The Atlanta Regional Transportation Demand Management (TDM) 2021 Annual Report is an overview of the efforts and outcomes of the region’s TDM Program, which consists of Georgia Commute Options (GCO), providing TDM services to employers and commuters across the 20-county region, as well as several Transportation Management Associations (TMAs) focused on key regional employment centers. By providing TDM services and programs across the region, the program has the overarching goals of:
Increasing the use of travel modes other than single-occupant vehicles (SOV)
Keeping the Atlanta Region economically competitive
Expanding travel options and regional accessibility
This report describes the work accomplished, program and regional trends, and undertaken initiatives in 2020, including the GCO’s and seven TMAs’ response to the COVID-19 pandemic. This report can also be viewed as an interactive story map.
For 2021, in response to the pandemic’s ongoing impact on commuting, the GCO Program helped employees and employers continue to commute and/or transition to teleworking.
This 2021 Annual Report tells the story by:
Summarizing the current and past commuting characteristics in the Atlanta region
Describing the coronavirus’ evolving impact to commuting and the program’s outreach to commuters and employers
Identifying GCO program performance and outcomes
Presenting innovative and new initiatives to help employees commute
Preparing the Regional TDM program for future commuting changes and continuing its response to the changing pandemic
Below are some snapshots of highlights from the Atlanta Regional TDM 2021 Annual Report. These detail, among many others, are available through the full report and interactive story map:
Commuting Remains Drastically Different
The COVID-19 pandemic led to a historic shift in commuting patterns. While the reaction in 2020 was primarily tied to stay at home orders and mandates, in 2021, as mandates changed or ended, many commuters, particularly those with the flexibility to do so, remained in a remote-work environment.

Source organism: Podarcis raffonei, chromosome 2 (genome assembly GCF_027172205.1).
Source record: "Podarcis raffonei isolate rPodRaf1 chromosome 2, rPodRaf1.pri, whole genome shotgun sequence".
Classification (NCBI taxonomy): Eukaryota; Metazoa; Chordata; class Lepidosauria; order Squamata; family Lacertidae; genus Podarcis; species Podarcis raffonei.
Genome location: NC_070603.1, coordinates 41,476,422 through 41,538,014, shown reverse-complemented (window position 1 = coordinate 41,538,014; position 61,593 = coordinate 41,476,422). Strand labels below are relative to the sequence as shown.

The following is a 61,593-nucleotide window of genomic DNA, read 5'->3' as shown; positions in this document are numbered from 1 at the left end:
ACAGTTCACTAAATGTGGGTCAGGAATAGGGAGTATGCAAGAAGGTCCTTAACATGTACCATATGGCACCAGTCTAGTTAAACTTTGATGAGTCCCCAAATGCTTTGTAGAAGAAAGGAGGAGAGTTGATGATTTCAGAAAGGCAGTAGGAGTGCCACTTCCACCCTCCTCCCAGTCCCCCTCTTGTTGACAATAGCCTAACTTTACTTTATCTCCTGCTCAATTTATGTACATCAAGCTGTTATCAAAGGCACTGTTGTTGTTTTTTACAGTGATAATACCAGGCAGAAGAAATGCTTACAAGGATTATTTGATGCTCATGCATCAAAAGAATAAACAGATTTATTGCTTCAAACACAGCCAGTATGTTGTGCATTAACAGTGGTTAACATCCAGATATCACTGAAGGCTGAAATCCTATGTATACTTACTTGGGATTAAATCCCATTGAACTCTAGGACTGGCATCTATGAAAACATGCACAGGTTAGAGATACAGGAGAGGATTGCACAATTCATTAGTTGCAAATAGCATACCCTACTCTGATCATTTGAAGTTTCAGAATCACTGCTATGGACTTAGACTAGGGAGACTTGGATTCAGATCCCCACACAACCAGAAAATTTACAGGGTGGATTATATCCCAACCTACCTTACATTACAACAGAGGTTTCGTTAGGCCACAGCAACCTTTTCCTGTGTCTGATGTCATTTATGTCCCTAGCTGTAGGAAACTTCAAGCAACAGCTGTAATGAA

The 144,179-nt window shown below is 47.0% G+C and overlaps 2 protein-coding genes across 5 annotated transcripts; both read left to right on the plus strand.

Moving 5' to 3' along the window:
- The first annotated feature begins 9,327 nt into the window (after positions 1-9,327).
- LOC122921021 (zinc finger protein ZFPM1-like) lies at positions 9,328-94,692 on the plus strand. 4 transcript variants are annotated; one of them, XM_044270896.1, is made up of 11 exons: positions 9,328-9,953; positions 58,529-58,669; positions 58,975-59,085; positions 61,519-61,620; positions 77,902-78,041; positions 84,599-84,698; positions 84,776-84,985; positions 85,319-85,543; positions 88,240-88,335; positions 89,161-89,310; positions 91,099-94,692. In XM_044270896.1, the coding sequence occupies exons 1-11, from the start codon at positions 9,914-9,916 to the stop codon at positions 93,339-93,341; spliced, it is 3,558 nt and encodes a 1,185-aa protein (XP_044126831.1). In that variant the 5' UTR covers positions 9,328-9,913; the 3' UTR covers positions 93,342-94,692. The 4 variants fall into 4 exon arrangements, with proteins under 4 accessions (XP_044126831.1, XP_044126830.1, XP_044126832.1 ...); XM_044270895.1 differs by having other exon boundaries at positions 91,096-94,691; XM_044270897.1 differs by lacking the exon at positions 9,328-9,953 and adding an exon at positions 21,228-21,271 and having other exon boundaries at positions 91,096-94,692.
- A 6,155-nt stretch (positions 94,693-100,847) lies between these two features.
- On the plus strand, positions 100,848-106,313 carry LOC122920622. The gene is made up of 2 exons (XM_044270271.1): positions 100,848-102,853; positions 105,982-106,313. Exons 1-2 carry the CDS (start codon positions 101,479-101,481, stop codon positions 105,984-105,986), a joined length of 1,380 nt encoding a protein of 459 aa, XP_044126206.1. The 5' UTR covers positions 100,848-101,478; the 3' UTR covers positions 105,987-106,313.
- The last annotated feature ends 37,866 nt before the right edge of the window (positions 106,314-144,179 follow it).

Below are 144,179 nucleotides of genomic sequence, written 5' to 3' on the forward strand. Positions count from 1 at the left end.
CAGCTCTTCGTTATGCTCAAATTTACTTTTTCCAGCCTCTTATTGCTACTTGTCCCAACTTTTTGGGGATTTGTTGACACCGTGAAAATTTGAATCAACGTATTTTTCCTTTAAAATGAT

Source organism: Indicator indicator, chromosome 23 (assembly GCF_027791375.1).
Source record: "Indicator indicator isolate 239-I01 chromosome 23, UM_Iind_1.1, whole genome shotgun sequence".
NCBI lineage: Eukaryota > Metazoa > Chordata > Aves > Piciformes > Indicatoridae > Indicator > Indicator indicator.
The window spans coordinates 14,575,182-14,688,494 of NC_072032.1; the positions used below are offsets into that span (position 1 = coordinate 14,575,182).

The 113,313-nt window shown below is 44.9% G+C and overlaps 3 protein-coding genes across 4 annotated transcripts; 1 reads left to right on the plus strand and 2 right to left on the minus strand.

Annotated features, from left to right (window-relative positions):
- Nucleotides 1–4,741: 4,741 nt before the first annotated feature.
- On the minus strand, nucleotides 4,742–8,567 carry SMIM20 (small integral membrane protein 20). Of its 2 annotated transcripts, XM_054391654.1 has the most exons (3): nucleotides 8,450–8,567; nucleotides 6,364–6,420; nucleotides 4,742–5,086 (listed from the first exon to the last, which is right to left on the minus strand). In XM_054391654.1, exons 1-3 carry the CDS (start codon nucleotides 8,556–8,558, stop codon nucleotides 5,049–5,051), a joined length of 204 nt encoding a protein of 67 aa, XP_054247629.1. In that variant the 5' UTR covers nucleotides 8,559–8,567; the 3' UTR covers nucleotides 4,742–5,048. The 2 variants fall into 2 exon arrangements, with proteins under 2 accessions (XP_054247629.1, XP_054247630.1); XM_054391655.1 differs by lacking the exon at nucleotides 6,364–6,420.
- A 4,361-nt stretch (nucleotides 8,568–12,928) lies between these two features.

While telework has decreased the number of trips during peak commuting hours, the flexibility of remote-work has contributed to work and non-work related trips being spread throughout the day. Despite this decreased reliance on peak period travel, travel times in 2021 increased compared to 2020, inching towards levels seen in 2019.
The GCO logging application, where commuters can record carpool, vanpool, transit, telecommute, bike, or walk trips to earn prizes, continued similar commuting patterns as 2020. In 2019, approximately 38 percent of trips were transit and 25 percent were telework. In 2021, this shifted to 12 percent transit trips and 74 percent telework.
Desire for Continuing to Telework
GCO continued conducting surveys in 2021 to gather employee and employer’s opinions on teleworking. These surveys found employees are still interested in continuing to telework after the pandemic. Survey respondents desired to work from home an average of 3.6 days per week in the future and noted saving money and decreased stress as the most positive benefits due to a lack of commuting. This flexibility is highly desirable to employees, with 40% of survey respondents noting they would leave their job if required to be in the office 5 days per week.
During the COVID-19 pandemic, the GCO Program continued to provide outreach resources and services to support employers and employees, ranging from telework best practices to guidance on safely working at the office. Some key GCO activities included FlexWork Implementations helping employers work, manage, and collaborate remotely; engaging with public and community entities; and continuing to engage partners on alternative commuting modes.
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